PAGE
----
The most heavily emitting coal plants will be barred for bidding in auctions for procuring back-up power generation capacity, according to new government plans for phasing out the fuel by 2025.

The Department for Business, Energy and Industrial Strategy (BEIS) said unabated coal plants, which have not been fitted with measures to limit their CO2 emissions, will be excluded from participating in capacity markets from the middle of this decade.

The move is outlined in a document which sets out how the government plans to implement prime minister Theresa May’s pledge that unabated coal plants will be phased out from 2025.

The response says unabated coal units will be unable to bid into the four- and one-year ahead Capacity Market auctions for 2025/26 and beyond, which are due to be held from late 2021 or early 2022.

The document also sets a cap on the amount of emissions, which coal plants will be required to comply with to remain open after 2025.

It states the emissions intensity limit will be 450g of CO2 per kWh of electricity generated.

This limit is in line with the emissions intensity of unabated gas generators and with the existing Emissions Performance Standard for new build fossil fuel plants.

The emissions intensity limit will be applied on a unit by unit basis, enabling generators to introduce measures to limit CO2, like the conversions of coal-fired plant to biomass at the Drax station in Yorkshire.

The emissions intensity limit will apply form October 2025 to all 300 MW plus plants burning solid fuel, such as coal and lignite.

To ensure any biomass used in measures to abate coal generation is sustainably sourced, the emissions will be calculated on the total life cycle of the material burned to take into account factors such as whether it has been transported over a long distance.

The government has also ruled out mandating the deployment of Carbon Capture and Storage (CCS) technology on existing coal power stations.

It said the cost of retro-fitting CCS on “relatively inefficient” and older power stations would be “prohibitive without significant support”.

In addition, it said it will take longer than 2025, the cut- off date for unabated coal plants, to roll out CCS technology once fund raising, securing consent and construction have been taken into account.

Frank Gordon, policy manager at the Renewable Energy Association, welcomed the government’s use of the capacity market as a tool for phasing out heavily emitting coal stations.

He said: “The way the government will implement the phase-out of coal commits them to using carbon intensity as a measure to exclude certain technologies from the capacity market, which is a major auction that procures back-up power capacity.

“Using maximum carbon intensity levels is something we have been calling for over the past year, and we now urge the government to commit to further reducing the carbon intensity of technologies that can bid in so that dirty diesel facilities will no longer be eligible to bid into the scheme.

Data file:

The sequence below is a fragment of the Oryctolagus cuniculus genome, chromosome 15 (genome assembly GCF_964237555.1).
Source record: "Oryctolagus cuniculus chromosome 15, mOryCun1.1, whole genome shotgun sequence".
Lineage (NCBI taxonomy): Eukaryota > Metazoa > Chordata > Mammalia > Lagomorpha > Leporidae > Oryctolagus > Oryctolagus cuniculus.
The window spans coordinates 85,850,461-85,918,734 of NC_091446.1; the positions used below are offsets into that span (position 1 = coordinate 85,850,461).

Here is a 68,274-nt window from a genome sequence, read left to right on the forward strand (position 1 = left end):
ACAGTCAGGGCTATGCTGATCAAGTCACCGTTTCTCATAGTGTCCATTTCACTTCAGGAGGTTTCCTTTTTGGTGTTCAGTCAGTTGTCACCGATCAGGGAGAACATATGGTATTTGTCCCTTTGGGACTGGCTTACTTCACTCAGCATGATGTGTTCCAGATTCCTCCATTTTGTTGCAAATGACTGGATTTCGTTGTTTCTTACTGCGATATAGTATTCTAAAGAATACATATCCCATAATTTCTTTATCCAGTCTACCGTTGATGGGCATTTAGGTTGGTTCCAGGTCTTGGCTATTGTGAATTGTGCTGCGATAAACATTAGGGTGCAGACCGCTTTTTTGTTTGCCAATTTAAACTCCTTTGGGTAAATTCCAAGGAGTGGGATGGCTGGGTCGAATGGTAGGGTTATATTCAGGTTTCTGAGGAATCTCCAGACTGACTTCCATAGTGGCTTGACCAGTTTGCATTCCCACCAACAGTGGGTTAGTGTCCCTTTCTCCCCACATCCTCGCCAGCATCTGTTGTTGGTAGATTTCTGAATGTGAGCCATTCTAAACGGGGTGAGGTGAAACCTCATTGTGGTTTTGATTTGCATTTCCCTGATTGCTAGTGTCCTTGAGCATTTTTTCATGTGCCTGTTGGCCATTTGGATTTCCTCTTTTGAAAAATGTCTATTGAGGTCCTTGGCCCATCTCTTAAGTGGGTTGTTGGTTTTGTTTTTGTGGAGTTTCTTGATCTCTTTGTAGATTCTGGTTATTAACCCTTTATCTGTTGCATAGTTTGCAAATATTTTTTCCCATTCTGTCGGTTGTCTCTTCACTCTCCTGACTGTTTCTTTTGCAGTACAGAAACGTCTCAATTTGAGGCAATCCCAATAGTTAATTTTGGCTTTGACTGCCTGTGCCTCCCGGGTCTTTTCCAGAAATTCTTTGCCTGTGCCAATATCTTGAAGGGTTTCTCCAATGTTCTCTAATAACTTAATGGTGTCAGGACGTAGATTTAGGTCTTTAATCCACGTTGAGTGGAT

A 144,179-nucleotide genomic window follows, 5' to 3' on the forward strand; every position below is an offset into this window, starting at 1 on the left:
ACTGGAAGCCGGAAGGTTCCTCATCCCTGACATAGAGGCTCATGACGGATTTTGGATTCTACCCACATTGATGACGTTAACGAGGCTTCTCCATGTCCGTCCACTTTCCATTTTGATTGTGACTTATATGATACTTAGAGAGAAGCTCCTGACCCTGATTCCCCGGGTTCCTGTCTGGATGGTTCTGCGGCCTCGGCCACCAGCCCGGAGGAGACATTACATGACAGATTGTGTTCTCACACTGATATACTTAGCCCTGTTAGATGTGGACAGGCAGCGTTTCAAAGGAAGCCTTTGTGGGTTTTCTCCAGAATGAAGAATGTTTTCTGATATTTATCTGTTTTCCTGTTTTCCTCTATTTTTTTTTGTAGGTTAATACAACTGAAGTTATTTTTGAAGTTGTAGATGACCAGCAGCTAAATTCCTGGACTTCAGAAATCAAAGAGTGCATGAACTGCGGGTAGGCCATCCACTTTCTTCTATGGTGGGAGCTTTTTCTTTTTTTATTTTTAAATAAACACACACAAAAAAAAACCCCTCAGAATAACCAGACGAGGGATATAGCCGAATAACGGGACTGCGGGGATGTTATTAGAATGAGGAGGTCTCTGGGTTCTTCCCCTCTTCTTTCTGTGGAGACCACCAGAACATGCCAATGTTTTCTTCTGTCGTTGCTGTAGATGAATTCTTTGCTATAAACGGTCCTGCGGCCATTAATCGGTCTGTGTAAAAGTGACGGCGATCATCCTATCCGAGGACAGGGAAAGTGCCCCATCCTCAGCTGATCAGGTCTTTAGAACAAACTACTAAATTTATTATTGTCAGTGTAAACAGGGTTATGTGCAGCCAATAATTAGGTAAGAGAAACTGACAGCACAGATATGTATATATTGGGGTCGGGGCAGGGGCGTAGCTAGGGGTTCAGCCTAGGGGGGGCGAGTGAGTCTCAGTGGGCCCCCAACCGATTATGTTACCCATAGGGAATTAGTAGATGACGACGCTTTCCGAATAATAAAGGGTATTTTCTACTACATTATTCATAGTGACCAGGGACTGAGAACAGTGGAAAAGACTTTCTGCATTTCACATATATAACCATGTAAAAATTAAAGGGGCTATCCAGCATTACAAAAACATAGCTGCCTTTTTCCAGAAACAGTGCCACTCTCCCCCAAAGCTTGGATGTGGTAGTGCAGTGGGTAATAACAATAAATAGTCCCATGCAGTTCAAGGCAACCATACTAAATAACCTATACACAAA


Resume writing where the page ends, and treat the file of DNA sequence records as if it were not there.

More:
“The constructive decision to phase-out coal is also somewhat undermined by recent proposals from the department to restrict the development of new biomass plants in government auctions, including a lack of funding for coal-to-biomass conversion. Converting retiring coal facilities to sustainable biomass is the most cost-efficient way to transition these existing assets to this new low-carbon future and to retain and grow jobs and investment.”

Dr Jonathan Marshall, energy analyst at the Energy and Climate Intelligence Unit, said the government could have phased out coal sooner given the rapid drop in the fuel’s use over the past year.

He said: “While delivering on the top line of a 2025 closure, the government’s decision to allow coal plants to compete in the capacity market on equal footing until then looks like something of a missed opportunity. In light of recent rhetoric, observers could have expected a stronger move from the government, that would utilise the market to remove coal generation as soon as possible rather than handing it another lifeline.

“While these plants remain in action – and in receipt of government support – the technologies of the future will continue to be stymied. Analysis shows that the UK can move beyond coal well before 2025 without risking of supply interruptions, so it’s slightly mystifying that ministers haven’t tried to pull the plug out a little quicker. It’s also worth noting that the move doesn’t apply to Northern Ireland, which somewhat compromises the government’s desire to present this as a national UK action.”

But big energy users welcomed the government’s package.  Jeremy Nicholson, director of the Energy Intensive Users Group, said: “UK industrial users currently face the highest electricity prices in Europe, so it is important the phase out of unabated coal does not further undermine our international competitiveness.

“Consumers will therefore be relieved that remaining coal units will have flexibility in how they meet the proposed emissions limit, whether by increasing use of biofuel, CCS or other measures, which will help to keep costs down.  It is also wise to make provision for temporary relaxation of the regulations in emergency conditions if that proves necessary to preserve security of supply, although we all hope this will not be required in practice.”

Hannah Martin, head of energy at Greenpeace UK, said: “This is significant progress on making coal history in the birthplace of the industrial revolution. The government shares the credit with millions of UK citizens who have voiced their support for this move over the years.

“But it is important that this is carried through, and the government must provide enough Parliamentary time to do it properly. Coal should be replaced with clean technologies well before the 2025 deadline if we are to stay global leaders in tackling climate change.”

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